Using that logic (back to the movie), did Chris need to snap out of it since he made a decision for himself to be on his own and not rely on anyone else?  Of course he did.  He needed to snap out of it for the sake of his own life, which was promising and which he could have used for many things…..to promote wilderness issues, or to write a book to share the truths he worked so hard to learn.  The movie did make it seem like this is exactly what happened.  That he had an awakening moment.  He dried his tears and he set out to leave the wild.  He was stymied by a raging river and he didn’t know that he needed to walk just a little ways down the river to find a path out.  Then, it was too late. 

And maybe that is the point of the movie.  Figure it out before it is too late.  Or, figure it out in slightly less isolated surroundings. ??  With a telephone and food around.  I wish that kid had the opportunity to take what he learned in the wilderness and leave more than just a few scribblings in book margins and boards and old paper. 

Why do I get so worked up about it?  Maybe because of a bad experience I had years ago being smack dab in the middle of a good friend’s suicide attempt.  I can tell you that brought a lot of esoteric, philosophical, high-falutin’ concepts into stark harsh reality for me.  It was real.  It was scary.  It was something I was completely not qualified to deal with.  And it left me knowing that I never wanted to see someone fall that far over the edge again.  Maybe I get worked up because I have spent so much of my own time working my ass off to try and improve my own emotional outlook.  Or maybe because, cynical old cuss that I am, I just want people to be more happy.  I know I’ve probably set a record for rambling but, of course, writing things out helps me process my own thoughts.  And since I started sharing them a little, I thought I might as well finish the thought.  I can offer no other justification than that.  Thank you for indulging me.  And to paraphrase Saturn, you get a big cookie if you managed to read through this whole thing.

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I think that, sometimes, I become too attached to things. Things, such as ideas that I have. And things, such as physical objects. How do I know the second is true?

 

I have a house-full of “stuff” in Maui, half a room-full of “stuff” at my mom’s, and an entire rented storage container of “stuff” waiting for me (plus one couch that my future MIL (mom-in-law) is holding for me). Yeah….it’s hard for me to let go of stuff.

 

The Dalai Lama, on his own website, says the following about attachment:

 

According to Buddhist psychology, most of our troubles are due to our passionate desire for and attachment to things that we misapprehend as enduring entities. The pursuit of the objects of our desire and attachment involves the use of aggression and competitiveness as supposedly efficacious instruments.

 The Dalai Lama talks about attachment quite a bit. I should think about it more myself. I think too much attachment to stuff, including my own brain-full of notions, is sometimes detrimental.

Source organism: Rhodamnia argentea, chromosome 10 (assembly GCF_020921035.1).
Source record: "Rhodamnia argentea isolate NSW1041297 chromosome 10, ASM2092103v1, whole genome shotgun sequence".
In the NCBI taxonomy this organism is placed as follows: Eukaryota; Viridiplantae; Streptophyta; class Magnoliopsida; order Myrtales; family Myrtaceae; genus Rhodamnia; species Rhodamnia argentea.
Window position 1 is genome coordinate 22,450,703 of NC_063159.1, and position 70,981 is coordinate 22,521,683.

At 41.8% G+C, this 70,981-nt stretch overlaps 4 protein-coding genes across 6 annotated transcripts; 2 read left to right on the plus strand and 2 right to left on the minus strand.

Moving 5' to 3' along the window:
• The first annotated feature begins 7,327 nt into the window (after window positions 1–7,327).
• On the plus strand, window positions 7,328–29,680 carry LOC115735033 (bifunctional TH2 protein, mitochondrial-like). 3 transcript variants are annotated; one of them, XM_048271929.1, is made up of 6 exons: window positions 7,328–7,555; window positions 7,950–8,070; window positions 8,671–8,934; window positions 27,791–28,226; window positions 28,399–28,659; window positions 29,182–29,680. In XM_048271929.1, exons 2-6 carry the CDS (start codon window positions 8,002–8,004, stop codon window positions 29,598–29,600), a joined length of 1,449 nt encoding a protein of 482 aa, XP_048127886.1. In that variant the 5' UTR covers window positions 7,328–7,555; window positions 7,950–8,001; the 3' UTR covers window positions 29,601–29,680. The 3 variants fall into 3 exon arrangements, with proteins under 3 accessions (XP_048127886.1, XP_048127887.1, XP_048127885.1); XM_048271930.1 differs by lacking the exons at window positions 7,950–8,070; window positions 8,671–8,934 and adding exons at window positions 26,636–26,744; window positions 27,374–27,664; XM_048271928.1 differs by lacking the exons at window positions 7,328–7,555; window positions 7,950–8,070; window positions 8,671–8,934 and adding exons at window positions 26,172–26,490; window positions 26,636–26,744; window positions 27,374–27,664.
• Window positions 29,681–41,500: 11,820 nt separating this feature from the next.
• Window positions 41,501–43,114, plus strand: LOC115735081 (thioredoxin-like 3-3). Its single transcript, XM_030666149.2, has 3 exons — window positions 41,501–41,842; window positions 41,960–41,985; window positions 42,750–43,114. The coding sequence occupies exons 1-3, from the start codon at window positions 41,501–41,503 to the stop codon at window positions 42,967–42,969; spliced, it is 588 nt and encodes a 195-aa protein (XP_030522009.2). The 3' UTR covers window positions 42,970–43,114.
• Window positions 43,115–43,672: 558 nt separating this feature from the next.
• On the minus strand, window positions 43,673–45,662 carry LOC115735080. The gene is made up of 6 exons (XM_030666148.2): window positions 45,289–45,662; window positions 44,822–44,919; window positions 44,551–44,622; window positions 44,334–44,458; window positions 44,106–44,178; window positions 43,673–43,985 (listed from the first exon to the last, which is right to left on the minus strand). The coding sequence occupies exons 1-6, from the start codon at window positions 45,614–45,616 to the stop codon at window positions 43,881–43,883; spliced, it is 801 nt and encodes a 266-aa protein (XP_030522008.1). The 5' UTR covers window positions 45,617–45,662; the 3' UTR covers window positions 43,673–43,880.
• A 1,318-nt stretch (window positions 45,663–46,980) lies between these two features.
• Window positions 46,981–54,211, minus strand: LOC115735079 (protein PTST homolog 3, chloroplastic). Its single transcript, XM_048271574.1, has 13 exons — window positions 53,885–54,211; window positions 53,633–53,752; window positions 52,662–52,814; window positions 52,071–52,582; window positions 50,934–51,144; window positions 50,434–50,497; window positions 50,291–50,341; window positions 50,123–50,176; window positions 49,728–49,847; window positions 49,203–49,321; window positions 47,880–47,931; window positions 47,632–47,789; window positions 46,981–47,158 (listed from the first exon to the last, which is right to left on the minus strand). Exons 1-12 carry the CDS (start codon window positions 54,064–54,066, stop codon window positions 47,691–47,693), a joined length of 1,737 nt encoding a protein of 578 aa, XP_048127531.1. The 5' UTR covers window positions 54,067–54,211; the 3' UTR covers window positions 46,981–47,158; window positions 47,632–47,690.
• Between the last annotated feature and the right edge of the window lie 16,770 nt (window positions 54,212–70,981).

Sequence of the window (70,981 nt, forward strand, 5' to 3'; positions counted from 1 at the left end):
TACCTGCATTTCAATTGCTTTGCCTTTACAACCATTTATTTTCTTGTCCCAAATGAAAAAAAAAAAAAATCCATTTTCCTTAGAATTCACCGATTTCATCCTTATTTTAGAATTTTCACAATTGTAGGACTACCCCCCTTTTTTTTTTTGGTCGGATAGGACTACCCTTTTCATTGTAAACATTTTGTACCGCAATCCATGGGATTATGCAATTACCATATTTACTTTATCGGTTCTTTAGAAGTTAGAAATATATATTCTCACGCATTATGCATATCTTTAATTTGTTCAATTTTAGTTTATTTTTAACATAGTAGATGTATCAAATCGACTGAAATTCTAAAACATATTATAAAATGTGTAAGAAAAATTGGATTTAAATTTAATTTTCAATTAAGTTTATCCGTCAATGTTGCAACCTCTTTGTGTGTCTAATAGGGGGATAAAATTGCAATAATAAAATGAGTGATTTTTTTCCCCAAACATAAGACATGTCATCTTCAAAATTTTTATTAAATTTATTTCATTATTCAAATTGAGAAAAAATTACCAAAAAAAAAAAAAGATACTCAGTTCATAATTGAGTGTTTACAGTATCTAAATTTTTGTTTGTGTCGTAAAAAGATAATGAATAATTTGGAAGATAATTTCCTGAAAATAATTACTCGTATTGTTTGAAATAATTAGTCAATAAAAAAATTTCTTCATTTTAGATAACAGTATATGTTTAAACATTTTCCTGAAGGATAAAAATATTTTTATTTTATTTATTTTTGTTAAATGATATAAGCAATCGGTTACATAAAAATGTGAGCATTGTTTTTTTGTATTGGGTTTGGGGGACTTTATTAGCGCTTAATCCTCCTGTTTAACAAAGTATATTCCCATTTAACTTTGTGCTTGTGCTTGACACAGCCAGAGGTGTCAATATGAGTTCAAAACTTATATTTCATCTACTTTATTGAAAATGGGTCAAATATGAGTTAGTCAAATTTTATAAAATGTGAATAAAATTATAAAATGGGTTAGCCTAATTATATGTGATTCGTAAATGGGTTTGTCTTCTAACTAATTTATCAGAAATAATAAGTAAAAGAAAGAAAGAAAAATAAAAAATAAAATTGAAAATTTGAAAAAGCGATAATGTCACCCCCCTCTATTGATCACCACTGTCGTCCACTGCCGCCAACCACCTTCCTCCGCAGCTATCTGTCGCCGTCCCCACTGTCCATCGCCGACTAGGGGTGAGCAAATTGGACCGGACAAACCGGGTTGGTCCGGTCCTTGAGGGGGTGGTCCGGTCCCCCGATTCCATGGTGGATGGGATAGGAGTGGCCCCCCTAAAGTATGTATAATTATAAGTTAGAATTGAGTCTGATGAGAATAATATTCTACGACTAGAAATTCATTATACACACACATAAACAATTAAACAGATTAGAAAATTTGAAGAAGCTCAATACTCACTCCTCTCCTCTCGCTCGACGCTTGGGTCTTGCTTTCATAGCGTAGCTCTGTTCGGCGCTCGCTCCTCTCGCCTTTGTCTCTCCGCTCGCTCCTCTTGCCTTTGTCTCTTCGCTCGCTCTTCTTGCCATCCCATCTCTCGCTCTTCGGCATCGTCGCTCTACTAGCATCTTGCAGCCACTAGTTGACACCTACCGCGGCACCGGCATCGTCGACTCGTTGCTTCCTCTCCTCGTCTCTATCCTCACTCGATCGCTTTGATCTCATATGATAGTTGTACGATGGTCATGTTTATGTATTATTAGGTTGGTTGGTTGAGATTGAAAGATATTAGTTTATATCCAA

Why do I think about this now? My nephews were playing in my mom’s house tonight before dinner and broke one of Mom’s Hummels. Now, I know what you’re thinking, but my mom is not one of those people that has dozens of Hummels lined up on every inch of flat surface in her house. She only has a small handful, and two of them were from her mother. It was one of those moments where I could see it happening across the room and knew there was no way I could leap across a table, two chairs, and a piano bench in time to stop it.

 

It was a sad thing. But you know, I think I was more upset about it than Mom was. Maybe because of her typical low-key reaction to things. Maybe because, as she said later, “There’s nothing you can do about it.” And maybe because Mom just doesn’t get as attached to “stuff” as I do.

 

My nephews were upset also. But what happened was truly an accident, and they weren’t really playing in a manner that is not allowable in the house. It was just an accident. And here’s where a good example came in. My Big Sis handled it like a pro. Which, hey, I think she is. She’s been a mom long enough to know when something bad is an accident versus when she needs to really get to the bottom of what her kids are doing. Despite having something hot on the stove, and having me sitting on the floor lamenting the headless Hummel, she handled the situation calmly and finished making dinner. She knew the boys understood something wrong had happened – there was nothing she could add to that feeling. And she knew nothing had happened out of ill intent. She didn’t lash out at the boys, or even at me for sitting on the floor like a lump. Our mom didn’t lash out at anybody or even ask who was responsible or how it happened. She just said “Well, let’s glue it back together.” And I think both moms were very Dalai-Lama-like tonight by their patience, calm, and compassion. The moment of stunned silence around the broken figurine probably gave my sister enough time to say a prayer to help her. A few extra moments gave me enough time to try and re-engage my oldest nephew who still looked crestfallen about the whole thing. I wish I had been able to gather myself as quickly as my Big Sis did (although she did scald herself cooking, so maybe she wasn’t as composed as she looked). But, I’m trying.

Tonight, Mom and I watched the news about a big fire up near Lake Tahoe. By 11:00 p.m., over 150 homes had been destroyed in this fire. I thought how much worse that would feel than just losing one family keepsake. But then I thought about how miserable I would feel if my own home were completely destroyed. While I don’t think I’d be too off the mark to be sad about something like that, I still need to learn more about letting go of some of my attachments. I won’t even get into the problems that come about because I’ve become too attached to an idea in my head. It’s generated more arguments (many with my patient Sweetie) than I can count. And it often comes down to, I need to let things go sometimes. Hopefully, with more study, lots more prayer, and more good examples in my life, I can improve on that. Maybe. Someday?